Bell Schedule Survey, Study

The Board reviewed the results of a survey done April 21-29 of 11 communities that would be impacted by a proposal to standardize the start and dismissal times of all CSD middle schools. Parents and employees in those school communities were asked if they would like to keep their current bell schedule or would be willing to change bell-schedule times up to 30 minutes to accommodate a 7:50 a.m. or 8 a.m. start time at all middle schools. Currently, Draper Park and Mount Jordan middle schools begin at 7:30 a.m. — 20 minutes before any other CSD middle school. The changes to the bell schedules would be required because of bus-route logistics. According to the survey, the majority of parents in nine of 11 school communities strongly or somewhat prefer their schedule to remain the same. The majority of employees at ten of 11 schools strongly or somewhat prefer the schedules to remain the same. Some 43.40 percent of parents responded to the survey, and 52.7 percent of parents submitted responses. In addition to DPMS and MJMS, parents and employees in Diamond Ridge High, Alta View, Lone Peak, Sprucewood, Crescent, Draper, Oak Hollow, Willow Springs and Glacier Hills elementary schools were sent surveys. The Board also will continue to study whether a districtwide bell-schedule study should be done.

Midvale-area Boundaries

The Board of Education approved Option No. 3 of the Midvale-area boundary-change proposals. Board member Mont Millerberg moved to approve Option No. 3.  As a result, the area east of State Street will be moved from Copperview Elementary to Midvalley Elementary. The avenues will be moved from East Midvale Elementary to Midvale Elementary. The implementation will be for the 2023-2024 school year. Also instruct the administration to notify all school communities.

Policy Update

The Board of Education is considering changes to policies governing the approval process for research and surveys; student conduct and disciplinary process; instructional materials; and school library materials selection and review. The Board will continue to review the proposed updates.

Utah School Boards Association Update

Mont Millerberg said the Board of Education and Administration has completed the requisite work to obtain a 2022 Master Board Certification. He also updated the Board of Education on upcoming USBA events and activities.

School Highlights

Butler Middle Principal Paula Logan noted it’s been a decade since the opening of the Bruins’ new school, which was built with funds from a $250 million bond approved by voters in 2010. The 10-year-old building houses two Dual Language Immersion programs, 44 teachers, and 917 students who have earned 375,000 Butler Bruit “PBIS Points.” However, Logan said, the most important number for educators should be “one” — and how every student needs one-on-one support and encouragement to succeed. “It is about the one,” she said. “We became educators to help the one.” Logan also presented Board members with Butler Bruins pins.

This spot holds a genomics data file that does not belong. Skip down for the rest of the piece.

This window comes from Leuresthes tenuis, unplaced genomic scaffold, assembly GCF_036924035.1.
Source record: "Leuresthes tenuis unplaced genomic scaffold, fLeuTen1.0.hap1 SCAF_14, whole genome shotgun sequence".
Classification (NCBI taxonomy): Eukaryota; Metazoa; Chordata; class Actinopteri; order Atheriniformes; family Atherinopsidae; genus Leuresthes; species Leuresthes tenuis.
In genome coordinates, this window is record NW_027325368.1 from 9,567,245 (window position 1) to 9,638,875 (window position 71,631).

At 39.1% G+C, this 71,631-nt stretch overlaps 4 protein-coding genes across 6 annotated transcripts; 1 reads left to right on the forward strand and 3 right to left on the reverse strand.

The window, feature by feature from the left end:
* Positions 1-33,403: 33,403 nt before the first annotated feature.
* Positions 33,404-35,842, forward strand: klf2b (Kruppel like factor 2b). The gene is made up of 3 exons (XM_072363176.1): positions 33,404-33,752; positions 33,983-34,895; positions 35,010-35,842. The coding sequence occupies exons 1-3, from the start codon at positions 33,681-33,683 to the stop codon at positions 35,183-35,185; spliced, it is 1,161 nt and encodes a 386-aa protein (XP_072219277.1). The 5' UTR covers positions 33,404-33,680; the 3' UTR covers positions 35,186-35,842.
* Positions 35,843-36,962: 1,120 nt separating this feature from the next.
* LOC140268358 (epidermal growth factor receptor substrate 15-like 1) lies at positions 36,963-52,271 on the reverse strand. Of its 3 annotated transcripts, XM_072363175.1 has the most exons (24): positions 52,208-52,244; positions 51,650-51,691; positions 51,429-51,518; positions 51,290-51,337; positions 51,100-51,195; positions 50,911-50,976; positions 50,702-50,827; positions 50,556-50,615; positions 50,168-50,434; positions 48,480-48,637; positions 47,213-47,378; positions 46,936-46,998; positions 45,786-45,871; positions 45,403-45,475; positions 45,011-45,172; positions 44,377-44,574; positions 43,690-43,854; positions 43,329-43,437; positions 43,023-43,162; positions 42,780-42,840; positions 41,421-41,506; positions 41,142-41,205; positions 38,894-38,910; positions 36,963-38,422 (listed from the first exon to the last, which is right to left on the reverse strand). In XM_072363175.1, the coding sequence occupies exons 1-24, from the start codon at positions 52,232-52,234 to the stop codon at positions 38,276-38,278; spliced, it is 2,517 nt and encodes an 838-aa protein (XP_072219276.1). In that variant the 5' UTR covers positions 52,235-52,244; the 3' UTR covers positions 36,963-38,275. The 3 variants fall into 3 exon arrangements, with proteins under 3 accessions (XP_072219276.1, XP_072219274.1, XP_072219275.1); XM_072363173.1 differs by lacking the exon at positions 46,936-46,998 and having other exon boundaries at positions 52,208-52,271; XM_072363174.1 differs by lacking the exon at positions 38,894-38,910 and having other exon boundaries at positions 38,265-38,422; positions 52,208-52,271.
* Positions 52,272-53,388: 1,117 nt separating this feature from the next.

Patron Comment

The following patrons addressed the Board during Patron Comment.  Recordings of their remarks can be accessed on BoardDocs.

  • Rep. Steve Eliason
  • Deron Roberts
  • Cami Kuchinjinskyr
  • Sione Ofa
  • Ilaisa Folau
  • Candace Duncan
  • Amy Fetter Johnson
  • Marianne Barrowes
  • Ruth Taylor
  • Sally Scott

Consent Agenda

The Board of Education approved the Consent Agenda, including minutes for the Board of Education meeting on April 19, 2022; hire and termination reports; purchasing bids; student overnight travel requests; 2022-2023 LAND Trust and TSSA plans; and two-year contracts of employment for Superintendent Dr. Rick Robins and Business Administrator Leon Wilcox.

Superintendent, Business Administrator Reports

Superintendent Dr. Rick Robins expressed appreciation to the Board for the robust discussion during Board meeting and invited the public to Thursday’s Superintendents Awards Night.

Wilcox thanked the negotiating teams on the contracts for employees for the 2022-2023 school year.  He thanked the Board for approving his employment contract until at least 2024. He noted the retirements and resignations of employees in Facilities Department.

 

Board of Education Reports

Mrs. Amber Shill reported on attending the Butler Middle School Community Council and the Town Hall with President Nancy Tingey. She noted Teacher Appreciation Week.

Mrs. Holly Neibaur also noted Teacher Appreciation Week and reported on attending the Willow Springs SCC meeting.

Mr.  Steve Wrigley expressed appreciation for Administration and staff who attended Board meeting.

Mrs. Clareen Arnold thanked educators for Teacher Appreciation Week.  She also noted her completion of some parts of LETRS training.

Mr. Mont Millerberg said he decided to read one of the library books that has been under review by CSD teacher-librarians as a result of a concern expressed by a parent. He said it’s not an easy question to decide whether the books should be available to all students.

President Tingey expressed appreciation to the Board for its work and commitment.

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Lucie Chamberlain

Alta View Elementary

If a movie about super teachers were ever made, Lucie Chamberlain would be a prime candidate for a leading role. Fortunately for her kindergarten students at Alta View Elementary, she already thrives in a supporting role for them. Parents thank her for being a “super teacher.” She is also described as an “amazing colleague.” Whether students need help in the classroom or from home while sick, Lucie goes above and beyond to help them learn, overcome fears, and feel important and cared for. Lucie is the reason a number of kids went from hating school to loving it, according to parents. The way she exudes patience, sweetness, positive energy, and love for her students with special needs melts is appreciated and admired. One parent noted: “Both my kids wish she could be their teacher forever.” Another added:  “She treats every student like their learning and their feelings are her priority.” Super teacher, indeed!